The PW2 is likely still using NMC cells, but my match suggests that Tesla must have been able to improve the chemistry by 10-20%. Plus a ~35% improvement in volumetric energy density.

    The volumetric energy density improvement should carry over to the Model 3, while the chemistry improvement may carry over, it may partially carry over, or it might not carry over at all. I think I'll try to recalculate the max size of the Model 3 battery again, given the new info surrounding Tesla Energy. My previous calculations got me to around 85 kWh.
     
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  9. Yggdrasill

    Yggdrasill Active Member

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    #9 Yggdrasill, Oct 30, 2016
    Last edited: Oct 30, 2016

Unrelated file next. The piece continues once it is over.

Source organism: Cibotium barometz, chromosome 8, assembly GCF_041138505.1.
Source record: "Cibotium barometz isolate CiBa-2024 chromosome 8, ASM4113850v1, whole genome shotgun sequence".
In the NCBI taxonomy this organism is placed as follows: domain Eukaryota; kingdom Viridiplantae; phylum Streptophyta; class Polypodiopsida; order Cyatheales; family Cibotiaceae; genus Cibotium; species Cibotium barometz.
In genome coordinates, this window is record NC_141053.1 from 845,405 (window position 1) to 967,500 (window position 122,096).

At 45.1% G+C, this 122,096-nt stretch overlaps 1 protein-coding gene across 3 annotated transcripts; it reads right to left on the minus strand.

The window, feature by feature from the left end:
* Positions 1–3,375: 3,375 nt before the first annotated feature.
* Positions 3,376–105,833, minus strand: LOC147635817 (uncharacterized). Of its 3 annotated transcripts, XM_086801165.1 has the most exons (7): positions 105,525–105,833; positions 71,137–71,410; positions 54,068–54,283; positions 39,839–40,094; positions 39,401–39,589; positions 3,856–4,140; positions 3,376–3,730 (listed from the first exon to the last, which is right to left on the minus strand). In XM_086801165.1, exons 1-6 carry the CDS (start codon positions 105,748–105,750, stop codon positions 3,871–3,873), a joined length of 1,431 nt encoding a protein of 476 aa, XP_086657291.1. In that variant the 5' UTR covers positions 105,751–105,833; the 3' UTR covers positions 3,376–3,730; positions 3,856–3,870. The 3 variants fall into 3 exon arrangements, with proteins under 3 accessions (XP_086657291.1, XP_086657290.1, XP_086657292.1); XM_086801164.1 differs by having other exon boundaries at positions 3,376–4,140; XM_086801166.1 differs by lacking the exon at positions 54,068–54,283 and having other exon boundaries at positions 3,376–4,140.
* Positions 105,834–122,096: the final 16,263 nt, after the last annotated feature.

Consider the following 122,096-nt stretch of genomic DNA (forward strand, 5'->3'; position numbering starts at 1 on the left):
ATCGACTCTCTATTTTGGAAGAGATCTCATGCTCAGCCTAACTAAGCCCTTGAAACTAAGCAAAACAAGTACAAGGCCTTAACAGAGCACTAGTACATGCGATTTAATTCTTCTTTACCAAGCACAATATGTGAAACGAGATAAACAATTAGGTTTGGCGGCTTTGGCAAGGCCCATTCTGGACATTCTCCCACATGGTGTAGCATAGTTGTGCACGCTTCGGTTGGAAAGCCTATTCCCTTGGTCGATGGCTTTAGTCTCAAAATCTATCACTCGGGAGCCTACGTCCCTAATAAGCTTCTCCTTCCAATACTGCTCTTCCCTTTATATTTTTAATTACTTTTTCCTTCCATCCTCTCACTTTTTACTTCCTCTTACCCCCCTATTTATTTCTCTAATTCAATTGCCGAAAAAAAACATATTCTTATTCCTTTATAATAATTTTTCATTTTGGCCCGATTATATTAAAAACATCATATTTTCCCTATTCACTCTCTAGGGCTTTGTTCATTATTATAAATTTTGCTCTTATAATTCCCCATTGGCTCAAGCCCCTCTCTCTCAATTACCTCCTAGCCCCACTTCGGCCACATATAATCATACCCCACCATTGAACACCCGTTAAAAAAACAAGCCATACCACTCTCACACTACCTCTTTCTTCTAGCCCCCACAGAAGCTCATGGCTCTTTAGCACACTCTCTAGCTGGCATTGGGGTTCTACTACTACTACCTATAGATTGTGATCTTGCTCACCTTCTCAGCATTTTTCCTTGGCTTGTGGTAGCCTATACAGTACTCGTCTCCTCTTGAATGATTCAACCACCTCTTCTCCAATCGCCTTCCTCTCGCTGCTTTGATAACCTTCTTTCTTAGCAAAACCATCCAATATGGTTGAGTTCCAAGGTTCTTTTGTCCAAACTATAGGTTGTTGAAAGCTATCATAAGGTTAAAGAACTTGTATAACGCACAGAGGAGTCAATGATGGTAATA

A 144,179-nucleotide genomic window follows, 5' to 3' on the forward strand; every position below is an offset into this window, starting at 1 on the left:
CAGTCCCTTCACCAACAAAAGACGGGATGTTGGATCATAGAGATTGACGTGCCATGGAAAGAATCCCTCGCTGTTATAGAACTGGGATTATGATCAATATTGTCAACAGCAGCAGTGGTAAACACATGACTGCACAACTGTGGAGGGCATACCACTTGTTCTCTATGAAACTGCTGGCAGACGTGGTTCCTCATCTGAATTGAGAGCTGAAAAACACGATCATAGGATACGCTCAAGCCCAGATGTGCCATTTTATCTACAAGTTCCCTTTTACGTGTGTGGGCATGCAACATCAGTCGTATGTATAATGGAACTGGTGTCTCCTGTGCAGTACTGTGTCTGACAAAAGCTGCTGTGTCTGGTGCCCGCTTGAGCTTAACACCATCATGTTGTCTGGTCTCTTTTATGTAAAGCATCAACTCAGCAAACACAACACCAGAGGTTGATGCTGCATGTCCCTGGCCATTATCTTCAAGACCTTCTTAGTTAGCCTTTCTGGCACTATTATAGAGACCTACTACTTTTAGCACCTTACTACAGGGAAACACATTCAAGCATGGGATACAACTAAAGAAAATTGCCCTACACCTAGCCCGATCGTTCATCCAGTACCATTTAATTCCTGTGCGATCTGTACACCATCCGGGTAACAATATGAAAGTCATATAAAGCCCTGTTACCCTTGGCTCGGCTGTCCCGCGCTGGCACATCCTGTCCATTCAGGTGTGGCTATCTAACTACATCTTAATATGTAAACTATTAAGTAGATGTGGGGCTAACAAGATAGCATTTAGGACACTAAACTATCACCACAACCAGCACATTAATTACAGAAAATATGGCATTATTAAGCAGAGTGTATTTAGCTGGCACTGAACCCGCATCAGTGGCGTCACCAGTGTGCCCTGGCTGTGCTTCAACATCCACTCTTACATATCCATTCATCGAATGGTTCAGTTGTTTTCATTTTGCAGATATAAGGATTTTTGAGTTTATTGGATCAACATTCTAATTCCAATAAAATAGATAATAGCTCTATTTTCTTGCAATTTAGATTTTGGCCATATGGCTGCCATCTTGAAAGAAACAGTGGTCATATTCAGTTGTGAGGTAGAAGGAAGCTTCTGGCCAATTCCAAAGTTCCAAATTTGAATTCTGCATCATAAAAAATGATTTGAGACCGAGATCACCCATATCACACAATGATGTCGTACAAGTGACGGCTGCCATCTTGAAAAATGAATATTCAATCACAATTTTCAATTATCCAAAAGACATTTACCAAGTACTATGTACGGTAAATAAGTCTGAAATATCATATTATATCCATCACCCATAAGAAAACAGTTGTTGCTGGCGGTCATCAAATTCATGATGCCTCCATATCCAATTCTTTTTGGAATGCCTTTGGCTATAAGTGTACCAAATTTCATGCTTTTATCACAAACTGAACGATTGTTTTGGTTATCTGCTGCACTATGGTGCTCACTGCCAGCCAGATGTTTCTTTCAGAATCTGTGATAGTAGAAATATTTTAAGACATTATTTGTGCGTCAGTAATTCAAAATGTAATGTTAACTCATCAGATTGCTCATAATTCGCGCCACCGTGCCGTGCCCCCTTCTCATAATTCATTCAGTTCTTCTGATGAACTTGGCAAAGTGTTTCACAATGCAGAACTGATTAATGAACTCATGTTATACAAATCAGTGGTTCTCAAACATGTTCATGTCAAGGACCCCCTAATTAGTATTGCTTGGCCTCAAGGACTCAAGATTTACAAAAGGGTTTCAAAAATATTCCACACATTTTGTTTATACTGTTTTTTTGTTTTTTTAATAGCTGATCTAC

Okay, some thoughts and back-of-envelope calculations:

    - The Model 3 has 8 modules that are roughly 70 cm x 35 cm, which is roughly half the size of the PW2 battery pack. (My previous estimate was 8 modules with the dimensions 80 x 37 cm.)
    - Each of these modules would be 7 kWh using the NMC cells, but assuming the NMC cells are 60-72% as energy dense (depending on how much of the chemistry improvement carries over), they will contain 9.7-11.5 kWh.
    - Total pack size is then 77.6-92 kWh. (85 kWh is still a good guess.)
    - Pack mass will be around 350 kg.
     
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  10. J1mbo

    J1mbo Member